Sunday, May 23, 2010

It is Done

Incredible, just incredible. Words could not describe the sensations felt at the final whistle, or even when Inter scored the goals that secured the Champions League for the third time in its history.

It just goes to prove that Italian football is anything BUT dead and buried.  It just goes to prove that Inter have managed to get the European monkey off their back and bury 45 years of hurt right in the sand.  It goes to prove that when you're hungry for success, goals can be achieved if you're willing to sacrifice yourselves for the greater good.

This cannot be proven more than by the way Inter's talismanic captain Javier Zanetti has played throughout the years.  Be it at right-back, left-back or in midfield, the 37-year-old Argentine has defied the years and often played as if he's 10 years his junior.  He is a true embodiment of there not being an 'I' in 'team', and putting the notion of the collective good ahead of individual honours.

This is however a team that, strictly speaking, is composed of a bunch of rejects.  Samuel Eto'o left Barcelona an unwanted figure, despite being hugely popular with the fans.  Wesley Sneijder was forced out of Real Madrid.  Esteban Cambiasso was discarded as someone talentless some six years ago.  Tonight's goalscorer, Milito, hadn't played for a top European club until this year.  Goran Pandev left Lazio amid much legal wrangling.  Lucio was thrown out by Bayern Munich for turning up late to training.  Walter Samuel is another Real Madrid reject.  And the list goes on.  Tonight, this team of rejects played to prove to the world that it could achieve the greatest prize in club football, and prove it... it sure did.

Jose Mourinho has managed to achieve something that no other manager has achieved in Inter's history.  He has managed to win the League, the national cup and Champions League in one season.  He has won the treble.

He's almost certain to leave, but unlike his departure from Chelsea, this time he leaves on his own terms.  He leaves the club a winner and not a discarded figure (too), he leaves the club having managed to win it all within the space of two years.  Granted, there is the matter of the European Super Cup and the Club World Cup as well, but those trophies aren't important to him.  What is important are those records that look destined to be broken sometime in the future.  But again, unlike how he left Chelsea, this time Mourinho leaves with a star placed firmly above his head.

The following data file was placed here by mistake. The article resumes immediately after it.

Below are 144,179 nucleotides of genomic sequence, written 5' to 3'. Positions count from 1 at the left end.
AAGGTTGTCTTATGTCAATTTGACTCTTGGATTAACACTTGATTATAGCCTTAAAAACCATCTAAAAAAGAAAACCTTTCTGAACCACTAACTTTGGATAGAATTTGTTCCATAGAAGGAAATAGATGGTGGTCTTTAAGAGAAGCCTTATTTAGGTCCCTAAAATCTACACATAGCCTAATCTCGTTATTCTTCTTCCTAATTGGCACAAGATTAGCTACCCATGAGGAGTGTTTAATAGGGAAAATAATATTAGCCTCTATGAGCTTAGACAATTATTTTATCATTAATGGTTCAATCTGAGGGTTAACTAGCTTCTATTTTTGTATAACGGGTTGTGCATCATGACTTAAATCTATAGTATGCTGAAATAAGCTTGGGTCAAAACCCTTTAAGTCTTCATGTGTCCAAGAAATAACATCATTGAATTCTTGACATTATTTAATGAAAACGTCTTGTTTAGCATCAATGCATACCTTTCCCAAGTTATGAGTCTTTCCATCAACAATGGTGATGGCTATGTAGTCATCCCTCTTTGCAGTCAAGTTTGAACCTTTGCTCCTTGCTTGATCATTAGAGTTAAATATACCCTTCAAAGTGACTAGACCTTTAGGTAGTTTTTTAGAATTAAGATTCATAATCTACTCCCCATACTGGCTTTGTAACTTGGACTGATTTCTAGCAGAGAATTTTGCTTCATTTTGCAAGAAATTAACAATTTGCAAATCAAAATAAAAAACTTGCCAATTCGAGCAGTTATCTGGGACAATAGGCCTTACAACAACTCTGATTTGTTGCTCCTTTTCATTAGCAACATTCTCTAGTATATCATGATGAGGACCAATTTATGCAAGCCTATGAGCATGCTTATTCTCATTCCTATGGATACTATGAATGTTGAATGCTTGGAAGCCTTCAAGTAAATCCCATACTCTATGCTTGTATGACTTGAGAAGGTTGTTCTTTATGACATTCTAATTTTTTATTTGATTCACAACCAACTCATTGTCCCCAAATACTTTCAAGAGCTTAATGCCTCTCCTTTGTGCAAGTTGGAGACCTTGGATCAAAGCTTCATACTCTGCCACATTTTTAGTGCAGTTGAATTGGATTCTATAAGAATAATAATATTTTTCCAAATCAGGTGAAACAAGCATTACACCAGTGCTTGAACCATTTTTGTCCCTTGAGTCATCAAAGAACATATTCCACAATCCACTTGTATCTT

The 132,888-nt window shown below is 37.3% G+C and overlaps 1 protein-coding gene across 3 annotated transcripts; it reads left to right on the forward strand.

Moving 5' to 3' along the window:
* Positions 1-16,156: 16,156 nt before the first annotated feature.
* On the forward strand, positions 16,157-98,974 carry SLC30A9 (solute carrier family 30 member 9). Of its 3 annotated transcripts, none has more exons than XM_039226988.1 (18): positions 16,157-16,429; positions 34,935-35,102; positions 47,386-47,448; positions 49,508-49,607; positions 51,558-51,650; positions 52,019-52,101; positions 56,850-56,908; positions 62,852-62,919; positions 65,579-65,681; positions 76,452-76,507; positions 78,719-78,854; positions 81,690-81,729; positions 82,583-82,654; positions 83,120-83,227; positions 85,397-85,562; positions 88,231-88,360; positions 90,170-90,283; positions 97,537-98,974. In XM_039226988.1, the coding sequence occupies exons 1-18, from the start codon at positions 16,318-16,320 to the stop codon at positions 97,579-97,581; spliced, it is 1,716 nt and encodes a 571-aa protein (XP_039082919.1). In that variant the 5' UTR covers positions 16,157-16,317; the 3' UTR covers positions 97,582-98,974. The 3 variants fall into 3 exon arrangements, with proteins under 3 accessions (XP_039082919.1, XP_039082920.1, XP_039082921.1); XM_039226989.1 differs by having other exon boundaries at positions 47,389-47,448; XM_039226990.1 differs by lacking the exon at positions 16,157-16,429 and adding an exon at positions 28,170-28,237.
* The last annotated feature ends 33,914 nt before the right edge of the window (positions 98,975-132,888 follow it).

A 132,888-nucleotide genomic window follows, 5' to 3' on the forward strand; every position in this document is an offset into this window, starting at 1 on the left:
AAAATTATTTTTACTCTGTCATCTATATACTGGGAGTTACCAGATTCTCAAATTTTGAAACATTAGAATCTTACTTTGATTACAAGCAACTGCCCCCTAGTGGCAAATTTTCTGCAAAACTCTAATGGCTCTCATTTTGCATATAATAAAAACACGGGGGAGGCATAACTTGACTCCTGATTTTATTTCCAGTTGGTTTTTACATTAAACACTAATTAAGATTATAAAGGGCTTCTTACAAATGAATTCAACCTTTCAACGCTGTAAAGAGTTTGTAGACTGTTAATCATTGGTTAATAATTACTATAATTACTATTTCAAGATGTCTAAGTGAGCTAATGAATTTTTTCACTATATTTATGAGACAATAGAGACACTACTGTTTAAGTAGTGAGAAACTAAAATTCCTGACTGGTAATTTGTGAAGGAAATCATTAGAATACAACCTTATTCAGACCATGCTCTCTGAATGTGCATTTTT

Good luck at Real Madrid Jose, your biggest challenge yet.  Us interisti will miss you, but you'll remain in our hearts forever.

FC Internazionale Milano: 2009-2010 UEFA Champions League winning squad: 1. Francesco Toldo; 2. Ivan Ramiro Cordoba; 4. Javier Zanetti (C); 5. Dejan Stankovic; 6. Lucimar Ferreira da Silva; 7. Ricardo Quaresma; 8. Thiago Motta; 9. Samuel Eto'o; 10. Wesley Sneijder; 11. Sulley Ali Muntari; 12. Julio Cesar Soares de Espindola; 13. Maicon Douglas Sisenando; 15. Rene Krhin; 17. MacDonald Mariga; 19. Esteban Cambiasso; 21. Paolo Orlandoni; 22. Diego Milito; 23. Marco Materazzi; 27. Goran Pandev; 39. Davide Santon; 45. Mario Balotelli; 89. Marko Arnatauovic; Coach: Jose Mourinho

God Bless You all!

Thursday, May 13, 2010

Parliamentary Games

*Sorry for the length... I got carried away!*

Break time! Not that I really busted my chops this morning, but anyway...

In the last few days, as the Brits were debating and negotiating over how their hung Parliament should eventually convene, with 'Tories leader David Cameron and Lib-Dems Leader Nick Clegg eventually agreeing to a coalition which will almost certainly collapse in the future (it would seriously be a miracle if Cameron manages to last his entire mandate, what with the instability that coalitions bring about); the Maltese parliamentarians decided that it was time for some fun and games and subsequently made a mockery out of the highest institution of the land, i.e. Parliament.

Yes, you read me correctly, they indeed made a mockery out of it. And believe me, the purpose of this blog is not to defend the Nationalists, but what Labour has been doing is completely out of order, and is unbecoming on so many levels. They're the prime cause for this fracas that Maltese politics is currently facing, and they seem to think that by acting in such a manner, they're going to turn more people against the current administration and further endear themselves to the public. In my opinion, if that's their strategy, then they're completely off the mark.

For those who aren't quite up to speed with the local political scenario, I'll write down a quick gap-filler here. Basically, to cut an extremely long story short, when the Nationalists were re-elected in 2008, they were admitted to Parliament with a majority of votes nationwide, but a minority of seats obtained in all the electoral districts (31-34; the same thing effectively happened when Labour claimed victory in 1981, but that time, it was the majority of seats gathered that won the election as opposed to the majority of votes obtained). In order for the PN to govern by virtue of the majority of votes they had, they were 'granted' four extra seats in Parliament, to which four originally unelected members were co-opted. Therefore, as we speak, the PN has a wafer-thin one seat majority in Parliament, something that obviously creates problems in general, especially if one of the government parliamentarians is sick or abroad and hence cannot attend a sitting.